This title may have gotten your attention. I hope it did. Of course you should be prospecting in a down market or an up market or any market.
Many people do not. As a matter of fact, when I ask people a question about prospecting I normally say, “in addition to referrals, how are you developing new business?”
But you say, “I always prospect. Isn’t that what referrals are?”
The reality is: Everybody wants referral business. But is that enough?
One of the principles I have taught for years is this: Always have at least one channel of developing new business in addition to referrals.
Now why is that?
Because, in a down market, referrals tend to dry up.
In the down market following March 2000, I saw lots and lots of people exit the industry stage left. Not only was this crowd heavily invested in growth stocks, but they had also been telling me, “Bill, I don’t have time to prospect. I’m generating all the business I can handle.”
Came the crash, it was then apparent that the rising tide of the bull market had not only been confused with investment expertise, but with marketing expertise as well. Neither, of course, proved to be the case.
Down-Market ProspectingBefore discussing down-market prospecting, let’s look at: “When is the optimum time to prospect?”
Obviously, it’s not in an up market. Then, people are throwing money and referrals at you and you don’t have time.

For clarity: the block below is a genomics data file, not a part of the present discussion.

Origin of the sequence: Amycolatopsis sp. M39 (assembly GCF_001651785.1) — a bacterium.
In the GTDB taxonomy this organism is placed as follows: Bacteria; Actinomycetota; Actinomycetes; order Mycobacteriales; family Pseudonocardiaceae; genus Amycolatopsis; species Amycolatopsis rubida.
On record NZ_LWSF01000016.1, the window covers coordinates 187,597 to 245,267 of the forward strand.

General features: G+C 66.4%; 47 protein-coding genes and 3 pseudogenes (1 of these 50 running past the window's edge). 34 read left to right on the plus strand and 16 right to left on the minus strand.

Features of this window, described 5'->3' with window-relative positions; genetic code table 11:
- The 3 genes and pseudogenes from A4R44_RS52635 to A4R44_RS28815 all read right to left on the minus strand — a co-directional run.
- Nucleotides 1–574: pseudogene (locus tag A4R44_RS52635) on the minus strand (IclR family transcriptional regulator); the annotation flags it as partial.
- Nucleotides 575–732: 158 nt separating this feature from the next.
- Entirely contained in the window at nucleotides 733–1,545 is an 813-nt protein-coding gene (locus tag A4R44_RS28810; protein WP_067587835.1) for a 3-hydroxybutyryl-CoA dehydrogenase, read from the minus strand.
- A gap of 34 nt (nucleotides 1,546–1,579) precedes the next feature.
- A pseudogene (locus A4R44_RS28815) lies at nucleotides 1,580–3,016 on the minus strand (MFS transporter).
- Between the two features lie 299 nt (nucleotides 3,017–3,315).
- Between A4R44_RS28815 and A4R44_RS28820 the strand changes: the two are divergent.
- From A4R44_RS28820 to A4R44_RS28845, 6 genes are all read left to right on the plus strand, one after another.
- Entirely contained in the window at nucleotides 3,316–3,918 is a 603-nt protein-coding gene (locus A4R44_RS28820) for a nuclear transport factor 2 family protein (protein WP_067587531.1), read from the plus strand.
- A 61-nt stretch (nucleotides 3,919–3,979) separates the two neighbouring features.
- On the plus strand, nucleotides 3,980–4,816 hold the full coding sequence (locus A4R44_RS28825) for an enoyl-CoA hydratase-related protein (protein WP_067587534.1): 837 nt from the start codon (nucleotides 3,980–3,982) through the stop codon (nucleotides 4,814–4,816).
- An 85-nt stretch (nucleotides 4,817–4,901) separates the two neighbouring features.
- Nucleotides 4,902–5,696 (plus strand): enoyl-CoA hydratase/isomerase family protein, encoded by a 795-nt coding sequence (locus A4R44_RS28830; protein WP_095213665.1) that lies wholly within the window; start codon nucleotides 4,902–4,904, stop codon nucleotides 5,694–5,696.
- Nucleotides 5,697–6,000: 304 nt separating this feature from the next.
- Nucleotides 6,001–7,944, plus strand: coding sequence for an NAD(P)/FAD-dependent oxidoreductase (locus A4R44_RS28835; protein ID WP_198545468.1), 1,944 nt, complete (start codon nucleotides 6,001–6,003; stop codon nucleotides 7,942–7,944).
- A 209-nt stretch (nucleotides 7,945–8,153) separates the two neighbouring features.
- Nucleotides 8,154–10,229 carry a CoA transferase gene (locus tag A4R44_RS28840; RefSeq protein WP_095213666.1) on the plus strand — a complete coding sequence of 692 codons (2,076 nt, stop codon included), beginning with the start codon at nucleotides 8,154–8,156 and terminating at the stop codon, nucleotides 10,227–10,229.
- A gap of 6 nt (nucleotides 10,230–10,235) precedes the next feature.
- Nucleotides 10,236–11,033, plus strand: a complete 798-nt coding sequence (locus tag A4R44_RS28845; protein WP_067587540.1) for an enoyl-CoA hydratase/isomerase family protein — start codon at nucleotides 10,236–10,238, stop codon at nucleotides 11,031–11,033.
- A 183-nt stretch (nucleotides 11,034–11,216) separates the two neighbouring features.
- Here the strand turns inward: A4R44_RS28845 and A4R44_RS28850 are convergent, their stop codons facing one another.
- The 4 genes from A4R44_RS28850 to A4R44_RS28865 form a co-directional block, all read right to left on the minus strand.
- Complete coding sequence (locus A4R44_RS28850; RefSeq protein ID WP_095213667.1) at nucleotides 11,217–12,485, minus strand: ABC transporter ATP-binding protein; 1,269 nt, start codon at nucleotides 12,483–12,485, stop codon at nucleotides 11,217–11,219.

Equally obvious, it’s not in a down market. You are depressed. Your clients are depressed. Nobody wants to talk to anyone.
This theoretically leaves only two days in any market cycle in which you can prospect. You can prospect on the day the market changes from an up market to a down market or on the day that it changes from a down market to an up market.
But since you won’t recognize that for a few weeks or months, it is apparent that there is no good time to prospect.
But of course that’s false. In up markets, you want to have a prospecting system in place so that when a down market hits, you can just turn up the heat. Starting a prospecting system from scratch in a down market takes much longer than it would if you started it when times are good.
So when should you start on a second prospecting channel if you don’t have one?
Now would be a good time to do that.
How Much Prospecting Is Enough?This is a question I have wrestled with for years. Back in the days of transaction heaven, I did an analysis of people whose business was up in the down market of 1991. I found that a significant number of people whose business was up that year were opening more than 100 accounts a year (you read that right — it was commonplace). The people who were down were prospecting significantly less.
Those figures no longer hold.
Today, you can get by on far fewer new clients and new assets, but you have to have the ability to regulate the flow so that you yourself don’t sign up for the fabled income reduction plan.
Now let me answer my own question.
“How much prospecting is enough?” has two answers.
The offensive answer is: You need to prospect enough so you can double your business in two or three years.
The defensive answer is: Bring in enough new clients and new assets so that income doesn’t go down.
Figuring How Much Is EnoughI’m going to give you an example. The mathematics for this is not complicated, and you can immediately get it and apply it to your own situation.
Let’s say for the sake of argument that you have $100 million in assets under management. You want to double your business. Obviously, you need to manage around $200 million.
Where is it going to come from?